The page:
Monday 27 January 2014


I’m  not the kind of person who goes “I hold my hands up” when they think they’ve done something a bit naughty, but just in case the things I wrote about the Liberal Democrats and the Jesus and Mo cartoons appeared to trivialize a serious matter by use of facetious or flippant language, I’ll elaborate.

The Liberal Democrats are a shambles. They are though, are they not? 
I wrote that before everyone else started saying it. I even heard Michael Deacon say the same, days after I’d written it.  You’ll have to take my word for that. Damian Thompson has said it (twice) as well.

The Liberal Democrats are the party of .....what?

Are they the party of immature, superficial and politically impracticable policies (some say lack of policies) that can neither produce a definitive manifesto nor stop individual members bringing the party into (further) disrepute? 

Their undeliverable electioneering pledges propelled them into government; they were obviously taken by surprise when they woke up next day to find the electorate looking expectantly at them. They probably looked at each other and went: “What do we do now?” in a one-off moment of solidarity.

They did demand some concessions, like diluting any discernibly principled Tory strategies wherever they found them, (which might have been a good thing) and they succeeded in securing a governmental role for Vince, probably a shoe-in after the BBC adopted him as their go-to economic affairs pundit.

They were at odds with each other as well as the conservatives they were put there to prop up. They couldn’t please anyone, Nick Clegg was indecisive and had to cope with more rogue MPs than UKIP, who expelled theirs.

Look at the recent scandals. The media, (or maybe Mrs Clegg) prodded Nick into action over the media’s favourite topic, sexual misconduct, and Nick Clegg made a hasty decision that probably thrust them into an even deeper hole by confronting Lord Rennard who appears to be turning it into a full-frontal legal battle. The case over Mike Hancock MP, who they’ve  suspended, has caught  Nick Clegg claiming he acted ‘immediately’ amidst counter claims that he’d been informed about complaints months ago.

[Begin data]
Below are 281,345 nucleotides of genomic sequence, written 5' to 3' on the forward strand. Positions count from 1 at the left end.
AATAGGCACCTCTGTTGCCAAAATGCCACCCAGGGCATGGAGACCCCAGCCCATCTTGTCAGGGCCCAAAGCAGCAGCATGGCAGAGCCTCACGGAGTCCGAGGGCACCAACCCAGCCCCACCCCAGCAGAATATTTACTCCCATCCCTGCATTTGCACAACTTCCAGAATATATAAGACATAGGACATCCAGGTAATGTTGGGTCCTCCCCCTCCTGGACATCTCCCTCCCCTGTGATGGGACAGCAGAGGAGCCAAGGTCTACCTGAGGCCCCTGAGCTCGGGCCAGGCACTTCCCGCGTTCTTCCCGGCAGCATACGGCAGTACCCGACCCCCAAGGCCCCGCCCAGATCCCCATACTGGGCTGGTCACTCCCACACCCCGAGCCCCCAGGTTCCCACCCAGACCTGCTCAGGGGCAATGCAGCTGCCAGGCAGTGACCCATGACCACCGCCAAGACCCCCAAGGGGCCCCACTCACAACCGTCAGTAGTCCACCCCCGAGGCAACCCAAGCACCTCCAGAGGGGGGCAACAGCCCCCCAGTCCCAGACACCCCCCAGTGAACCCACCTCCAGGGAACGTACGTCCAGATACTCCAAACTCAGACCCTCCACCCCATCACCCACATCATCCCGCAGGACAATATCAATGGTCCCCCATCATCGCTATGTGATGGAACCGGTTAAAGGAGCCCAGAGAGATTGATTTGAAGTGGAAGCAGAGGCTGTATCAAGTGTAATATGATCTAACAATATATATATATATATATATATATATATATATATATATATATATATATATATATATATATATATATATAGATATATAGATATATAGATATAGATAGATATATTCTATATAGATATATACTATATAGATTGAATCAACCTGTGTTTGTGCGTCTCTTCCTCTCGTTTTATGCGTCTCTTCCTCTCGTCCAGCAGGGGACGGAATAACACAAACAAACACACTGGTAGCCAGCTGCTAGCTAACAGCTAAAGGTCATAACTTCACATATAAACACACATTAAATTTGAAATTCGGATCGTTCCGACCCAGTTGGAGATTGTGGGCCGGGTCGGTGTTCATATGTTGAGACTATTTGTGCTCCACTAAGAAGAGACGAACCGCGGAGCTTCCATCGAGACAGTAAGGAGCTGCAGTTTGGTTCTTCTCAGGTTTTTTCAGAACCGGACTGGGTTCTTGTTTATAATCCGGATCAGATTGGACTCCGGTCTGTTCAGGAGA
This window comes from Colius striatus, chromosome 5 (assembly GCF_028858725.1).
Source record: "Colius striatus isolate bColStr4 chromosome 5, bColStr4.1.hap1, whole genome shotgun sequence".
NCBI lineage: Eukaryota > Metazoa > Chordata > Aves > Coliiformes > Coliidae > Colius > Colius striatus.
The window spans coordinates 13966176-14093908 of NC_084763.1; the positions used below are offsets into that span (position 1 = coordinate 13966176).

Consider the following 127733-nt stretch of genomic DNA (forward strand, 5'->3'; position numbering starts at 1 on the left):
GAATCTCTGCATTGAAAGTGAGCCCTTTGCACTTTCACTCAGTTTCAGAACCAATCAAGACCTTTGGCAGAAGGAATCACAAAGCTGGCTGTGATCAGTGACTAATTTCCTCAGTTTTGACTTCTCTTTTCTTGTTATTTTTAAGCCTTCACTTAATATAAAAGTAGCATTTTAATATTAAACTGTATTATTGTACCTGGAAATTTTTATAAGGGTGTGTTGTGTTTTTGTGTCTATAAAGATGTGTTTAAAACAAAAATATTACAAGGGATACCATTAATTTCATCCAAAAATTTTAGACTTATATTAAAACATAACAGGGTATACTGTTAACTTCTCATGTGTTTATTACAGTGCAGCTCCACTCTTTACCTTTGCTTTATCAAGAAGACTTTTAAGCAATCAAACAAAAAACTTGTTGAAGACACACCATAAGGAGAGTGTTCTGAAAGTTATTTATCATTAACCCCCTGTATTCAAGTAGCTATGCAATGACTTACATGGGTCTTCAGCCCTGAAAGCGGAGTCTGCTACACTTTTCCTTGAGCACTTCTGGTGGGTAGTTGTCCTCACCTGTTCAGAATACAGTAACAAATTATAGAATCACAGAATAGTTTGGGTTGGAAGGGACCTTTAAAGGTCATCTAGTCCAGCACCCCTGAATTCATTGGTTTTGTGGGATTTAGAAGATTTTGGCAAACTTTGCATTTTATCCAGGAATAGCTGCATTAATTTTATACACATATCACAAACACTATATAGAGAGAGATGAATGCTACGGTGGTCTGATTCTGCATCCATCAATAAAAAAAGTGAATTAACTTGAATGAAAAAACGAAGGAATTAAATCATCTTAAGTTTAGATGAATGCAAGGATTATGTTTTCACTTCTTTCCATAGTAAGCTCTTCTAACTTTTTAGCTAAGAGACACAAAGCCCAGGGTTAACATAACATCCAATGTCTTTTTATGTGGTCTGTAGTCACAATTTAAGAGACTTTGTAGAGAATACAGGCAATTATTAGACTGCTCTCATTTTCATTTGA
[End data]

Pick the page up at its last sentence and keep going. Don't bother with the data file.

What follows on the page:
However, the worst thing of all is the horrible thing that’s had the least coverage. The BBC has barely mentioned it. I mean the dithering over Jenny Tonge, whose antisemitism was tolerated, right up till she crossed the proverbial red line by insinuating that Israel harvests organs from Palestinians. That was a glaring example of, well, dithering. And tolerating the intolerable.

Another example of the moral insensibility of the Lib Dems is their failure to censure a habitual
Israel-basher whose antisemitic pandering to his Muslim constituents frequently crosses that line. They gave him a light smack on the wrist last year, but he’s still at it.  
A thread on Harry’s Place showed a clip of him speaking in the HoC , and shoehorning the  Palestinians’ “right of return” into the topic of Holocaust Memorial Day, an event which he sort of implied he will be attending. 
“Many of us will be attending” he said to be precise, so it looks likely that he’s not actually attending after all.

“Does the Secretary of State agree with me..” he begins, that at this time we shouldn’t forget “The millions of displaced Palestinians”. 

The use of the figure ‘millions’ is emotive and misleading, because the original number of Palestinians displaced in 1948 - (by fleeing from a prospective war zone, primarily on the advice of the Arabs who were about to send their armies to eradicate the Jews of Israel, and not because Israelis chucked them out) - was estimated to be 750,000. That is not millions. What *is* millions, is the number of Palestinians who are claiming the right of return. 
The millions David Ward MP mischievously evokes, actually represents six decades of population growth amongst Palestinian Muslim refugees who for reasons to do with political bargaining can’t or won’t budge  because they’re steadfastly holding out until the world grants them permission to overwhelm the Jews in Israel, thereby making the Jews a minority in their only state.

Palestinian refugees are political pawns in the Arab World’s game of eradicating Israel, and to that end are the only refugees to have got away with a claim that refugee status passes from generation to generation.